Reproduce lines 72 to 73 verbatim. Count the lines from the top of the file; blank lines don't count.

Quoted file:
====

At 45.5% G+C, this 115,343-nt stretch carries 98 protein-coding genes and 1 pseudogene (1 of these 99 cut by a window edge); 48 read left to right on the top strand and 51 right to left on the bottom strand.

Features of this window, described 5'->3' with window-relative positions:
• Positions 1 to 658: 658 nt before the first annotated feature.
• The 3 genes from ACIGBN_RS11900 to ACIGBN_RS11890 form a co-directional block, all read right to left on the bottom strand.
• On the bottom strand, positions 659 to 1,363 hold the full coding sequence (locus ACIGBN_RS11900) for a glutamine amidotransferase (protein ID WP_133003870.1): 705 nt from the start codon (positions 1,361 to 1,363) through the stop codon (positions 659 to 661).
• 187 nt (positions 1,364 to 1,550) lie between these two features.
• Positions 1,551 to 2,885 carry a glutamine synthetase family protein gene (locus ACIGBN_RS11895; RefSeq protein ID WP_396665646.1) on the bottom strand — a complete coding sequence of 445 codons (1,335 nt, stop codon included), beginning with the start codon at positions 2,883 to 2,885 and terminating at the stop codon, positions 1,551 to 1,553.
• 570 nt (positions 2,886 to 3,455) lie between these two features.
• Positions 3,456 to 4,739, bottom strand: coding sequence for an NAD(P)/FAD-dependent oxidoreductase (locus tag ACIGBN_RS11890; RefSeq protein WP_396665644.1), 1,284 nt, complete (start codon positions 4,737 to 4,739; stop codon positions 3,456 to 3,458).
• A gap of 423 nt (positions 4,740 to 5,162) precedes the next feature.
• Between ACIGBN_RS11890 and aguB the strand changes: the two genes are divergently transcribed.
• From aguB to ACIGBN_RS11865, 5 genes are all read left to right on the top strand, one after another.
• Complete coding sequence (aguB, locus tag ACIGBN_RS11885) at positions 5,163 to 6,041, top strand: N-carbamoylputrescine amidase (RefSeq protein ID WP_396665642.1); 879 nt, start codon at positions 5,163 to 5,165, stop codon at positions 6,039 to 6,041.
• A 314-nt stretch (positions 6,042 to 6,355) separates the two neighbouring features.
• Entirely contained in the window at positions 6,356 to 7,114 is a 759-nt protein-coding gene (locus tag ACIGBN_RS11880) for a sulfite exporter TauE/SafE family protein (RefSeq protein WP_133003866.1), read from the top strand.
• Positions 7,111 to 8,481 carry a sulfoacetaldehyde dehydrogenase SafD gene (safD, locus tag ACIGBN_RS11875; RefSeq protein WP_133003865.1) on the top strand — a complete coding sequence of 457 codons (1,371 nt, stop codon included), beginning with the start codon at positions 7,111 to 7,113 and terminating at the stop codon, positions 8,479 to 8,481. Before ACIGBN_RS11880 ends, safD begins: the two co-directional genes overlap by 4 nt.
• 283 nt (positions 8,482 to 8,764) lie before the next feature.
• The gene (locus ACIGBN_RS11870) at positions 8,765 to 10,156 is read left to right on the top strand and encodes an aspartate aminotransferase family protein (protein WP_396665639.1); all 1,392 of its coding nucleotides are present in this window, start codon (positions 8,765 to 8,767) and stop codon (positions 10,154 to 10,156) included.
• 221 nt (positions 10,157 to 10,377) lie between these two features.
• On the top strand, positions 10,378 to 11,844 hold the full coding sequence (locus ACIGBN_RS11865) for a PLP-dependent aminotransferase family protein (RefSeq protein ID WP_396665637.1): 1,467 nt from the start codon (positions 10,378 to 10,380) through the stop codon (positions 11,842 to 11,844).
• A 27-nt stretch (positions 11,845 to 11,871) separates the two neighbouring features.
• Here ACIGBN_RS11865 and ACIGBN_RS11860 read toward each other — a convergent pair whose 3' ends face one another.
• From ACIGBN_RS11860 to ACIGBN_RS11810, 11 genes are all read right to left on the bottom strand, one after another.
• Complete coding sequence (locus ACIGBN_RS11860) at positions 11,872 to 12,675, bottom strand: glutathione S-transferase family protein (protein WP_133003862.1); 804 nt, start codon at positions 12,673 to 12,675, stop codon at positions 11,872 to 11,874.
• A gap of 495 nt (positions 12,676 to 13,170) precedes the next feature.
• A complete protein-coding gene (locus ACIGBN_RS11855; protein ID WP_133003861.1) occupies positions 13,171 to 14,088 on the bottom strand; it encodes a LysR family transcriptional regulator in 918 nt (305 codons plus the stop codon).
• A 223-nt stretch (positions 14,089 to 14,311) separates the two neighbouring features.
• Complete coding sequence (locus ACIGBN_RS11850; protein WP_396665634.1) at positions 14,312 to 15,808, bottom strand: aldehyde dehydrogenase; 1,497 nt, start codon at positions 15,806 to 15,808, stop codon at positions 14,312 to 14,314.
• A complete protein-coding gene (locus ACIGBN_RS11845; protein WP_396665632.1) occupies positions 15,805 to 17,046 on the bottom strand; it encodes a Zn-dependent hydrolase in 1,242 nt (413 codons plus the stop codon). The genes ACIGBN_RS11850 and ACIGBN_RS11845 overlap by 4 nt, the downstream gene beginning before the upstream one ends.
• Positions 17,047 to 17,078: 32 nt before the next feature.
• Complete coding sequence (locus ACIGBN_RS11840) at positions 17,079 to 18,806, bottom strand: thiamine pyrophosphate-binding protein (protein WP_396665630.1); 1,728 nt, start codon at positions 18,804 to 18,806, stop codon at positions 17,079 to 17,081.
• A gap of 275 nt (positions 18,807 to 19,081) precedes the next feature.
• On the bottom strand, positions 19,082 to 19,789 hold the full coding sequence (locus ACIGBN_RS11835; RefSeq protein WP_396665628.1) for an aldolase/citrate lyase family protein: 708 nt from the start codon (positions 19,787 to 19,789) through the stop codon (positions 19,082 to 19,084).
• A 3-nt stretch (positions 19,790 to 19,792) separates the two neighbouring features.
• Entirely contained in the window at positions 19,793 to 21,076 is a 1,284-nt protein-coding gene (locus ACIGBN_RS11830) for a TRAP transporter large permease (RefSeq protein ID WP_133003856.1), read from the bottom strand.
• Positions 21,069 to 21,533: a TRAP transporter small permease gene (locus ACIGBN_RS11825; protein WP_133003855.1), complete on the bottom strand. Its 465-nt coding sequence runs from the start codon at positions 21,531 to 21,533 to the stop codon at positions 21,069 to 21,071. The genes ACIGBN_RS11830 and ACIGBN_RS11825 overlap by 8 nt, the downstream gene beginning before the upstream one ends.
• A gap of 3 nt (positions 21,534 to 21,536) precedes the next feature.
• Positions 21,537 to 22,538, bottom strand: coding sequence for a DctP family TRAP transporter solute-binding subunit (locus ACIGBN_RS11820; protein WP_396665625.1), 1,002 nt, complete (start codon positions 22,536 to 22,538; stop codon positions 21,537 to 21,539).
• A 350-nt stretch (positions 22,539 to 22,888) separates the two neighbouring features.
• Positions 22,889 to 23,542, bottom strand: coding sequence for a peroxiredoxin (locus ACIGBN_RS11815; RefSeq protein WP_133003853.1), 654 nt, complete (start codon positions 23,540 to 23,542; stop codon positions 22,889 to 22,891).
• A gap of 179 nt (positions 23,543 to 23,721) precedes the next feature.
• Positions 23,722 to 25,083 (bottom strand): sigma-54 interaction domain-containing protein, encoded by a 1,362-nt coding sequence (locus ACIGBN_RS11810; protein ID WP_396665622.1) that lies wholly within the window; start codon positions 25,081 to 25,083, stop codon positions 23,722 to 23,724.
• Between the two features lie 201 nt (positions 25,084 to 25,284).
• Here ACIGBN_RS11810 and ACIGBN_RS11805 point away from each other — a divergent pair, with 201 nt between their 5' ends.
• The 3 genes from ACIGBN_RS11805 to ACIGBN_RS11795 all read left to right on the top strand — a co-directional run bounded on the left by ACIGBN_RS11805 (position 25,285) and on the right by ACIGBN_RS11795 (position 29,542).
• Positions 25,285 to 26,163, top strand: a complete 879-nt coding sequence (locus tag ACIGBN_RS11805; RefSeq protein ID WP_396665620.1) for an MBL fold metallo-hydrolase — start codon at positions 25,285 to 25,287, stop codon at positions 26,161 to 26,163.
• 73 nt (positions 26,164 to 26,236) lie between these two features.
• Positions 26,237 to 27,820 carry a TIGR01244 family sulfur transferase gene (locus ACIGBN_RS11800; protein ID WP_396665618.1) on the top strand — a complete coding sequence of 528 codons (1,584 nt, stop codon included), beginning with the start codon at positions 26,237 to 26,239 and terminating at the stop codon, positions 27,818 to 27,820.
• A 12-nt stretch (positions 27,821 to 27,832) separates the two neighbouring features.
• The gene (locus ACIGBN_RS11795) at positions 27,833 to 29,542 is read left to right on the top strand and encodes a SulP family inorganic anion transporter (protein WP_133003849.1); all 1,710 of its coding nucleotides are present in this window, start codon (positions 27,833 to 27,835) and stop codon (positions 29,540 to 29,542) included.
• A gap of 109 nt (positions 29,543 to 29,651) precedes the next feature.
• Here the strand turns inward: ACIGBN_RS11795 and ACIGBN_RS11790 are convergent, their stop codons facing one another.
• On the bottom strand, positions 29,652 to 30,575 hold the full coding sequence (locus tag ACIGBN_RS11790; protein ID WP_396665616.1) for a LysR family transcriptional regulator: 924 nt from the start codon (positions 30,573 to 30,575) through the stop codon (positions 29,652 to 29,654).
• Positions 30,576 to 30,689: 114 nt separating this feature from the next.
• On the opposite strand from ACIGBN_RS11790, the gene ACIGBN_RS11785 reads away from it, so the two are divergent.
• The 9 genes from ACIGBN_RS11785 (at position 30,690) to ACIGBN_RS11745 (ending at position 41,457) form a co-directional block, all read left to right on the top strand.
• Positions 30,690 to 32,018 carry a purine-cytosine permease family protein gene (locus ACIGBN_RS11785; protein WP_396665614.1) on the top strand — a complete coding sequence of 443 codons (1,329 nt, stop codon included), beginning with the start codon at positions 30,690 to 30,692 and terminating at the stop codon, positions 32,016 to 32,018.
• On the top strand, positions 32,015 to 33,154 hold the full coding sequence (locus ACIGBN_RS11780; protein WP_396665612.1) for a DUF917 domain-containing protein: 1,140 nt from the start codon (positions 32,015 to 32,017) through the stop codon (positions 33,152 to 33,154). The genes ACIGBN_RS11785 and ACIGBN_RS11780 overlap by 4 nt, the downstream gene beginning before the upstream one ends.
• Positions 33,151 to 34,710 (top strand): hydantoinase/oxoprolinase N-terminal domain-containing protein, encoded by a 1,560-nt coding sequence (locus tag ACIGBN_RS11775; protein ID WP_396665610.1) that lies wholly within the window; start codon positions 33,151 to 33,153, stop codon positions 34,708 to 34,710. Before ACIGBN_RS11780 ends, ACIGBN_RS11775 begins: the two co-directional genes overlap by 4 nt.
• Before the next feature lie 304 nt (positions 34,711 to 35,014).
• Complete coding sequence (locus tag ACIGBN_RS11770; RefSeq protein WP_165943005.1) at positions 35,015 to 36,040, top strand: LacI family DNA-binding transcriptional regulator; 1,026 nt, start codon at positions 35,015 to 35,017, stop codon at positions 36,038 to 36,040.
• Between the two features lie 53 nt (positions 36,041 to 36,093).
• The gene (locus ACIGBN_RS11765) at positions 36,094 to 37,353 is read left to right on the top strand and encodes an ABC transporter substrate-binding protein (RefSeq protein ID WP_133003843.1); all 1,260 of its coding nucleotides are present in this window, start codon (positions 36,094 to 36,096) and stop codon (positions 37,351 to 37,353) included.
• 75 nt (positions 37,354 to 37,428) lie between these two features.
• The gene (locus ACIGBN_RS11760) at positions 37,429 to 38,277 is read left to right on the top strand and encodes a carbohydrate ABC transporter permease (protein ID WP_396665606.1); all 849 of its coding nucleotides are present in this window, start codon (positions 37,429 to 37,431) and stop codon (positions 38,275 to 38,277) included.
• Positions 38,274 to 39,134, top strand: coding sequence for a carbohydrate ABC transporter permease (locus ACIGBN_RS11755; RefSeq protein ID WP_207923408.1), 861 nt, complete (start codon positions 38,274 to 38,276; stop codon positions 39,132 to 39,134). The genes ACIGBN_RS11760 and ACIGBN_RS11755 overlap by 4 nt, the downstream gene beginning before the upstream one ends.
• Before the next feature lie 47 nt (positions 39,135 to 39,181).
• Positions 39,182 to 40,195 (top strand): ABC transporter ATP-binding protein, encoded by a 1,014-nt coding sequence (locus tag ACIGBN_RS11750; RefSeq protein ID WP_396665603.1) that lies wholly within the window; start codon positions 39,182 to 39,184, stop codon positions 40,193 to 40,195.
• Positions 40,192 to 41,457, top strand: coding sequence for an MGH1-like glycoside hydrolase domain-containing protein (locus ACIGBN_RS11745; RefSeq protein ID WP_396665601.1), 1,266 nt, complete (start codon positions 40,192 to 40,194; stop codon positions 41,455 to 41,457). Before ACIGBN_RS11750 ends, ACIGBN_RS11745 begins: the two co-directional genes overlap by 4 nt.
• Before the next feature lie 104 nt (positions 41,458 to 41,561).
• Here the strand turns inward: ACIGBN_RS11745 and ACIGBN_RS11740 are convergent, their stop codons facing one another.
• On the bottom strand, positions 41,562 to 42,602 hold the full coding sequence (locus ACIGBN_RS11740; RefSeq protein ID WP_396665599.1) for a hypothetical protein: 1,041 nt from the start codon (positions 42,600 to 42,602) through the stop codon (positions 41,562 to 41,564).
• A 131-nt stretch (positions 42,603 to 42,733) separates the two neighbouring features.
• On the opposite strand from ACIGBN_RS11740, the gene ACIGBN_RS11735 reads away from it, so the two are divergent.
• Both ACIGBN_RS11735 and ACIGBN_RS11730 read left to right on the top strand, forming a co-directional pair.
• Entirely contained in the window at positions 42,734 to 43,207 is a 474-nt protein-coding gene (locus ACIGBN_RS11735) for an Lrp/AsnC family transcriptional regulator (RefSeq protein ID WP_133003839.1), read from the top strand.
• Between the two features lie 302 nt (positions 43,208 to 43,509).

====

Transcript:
• On the bottom strand, positions 41,562 to 42,602 hold the full coding sequence (locus ACIGBN_RS11740; RefSeq protein ID WP_396665599.1) for a hypothetical protein: 1,041 nt from the start codon (positions 42,600 to 42,602) through the stop codon (positions 41,562 to 41,564).
• A 131-nt stretch (positions 42,603 to 42,733) separates the two neighbouring features.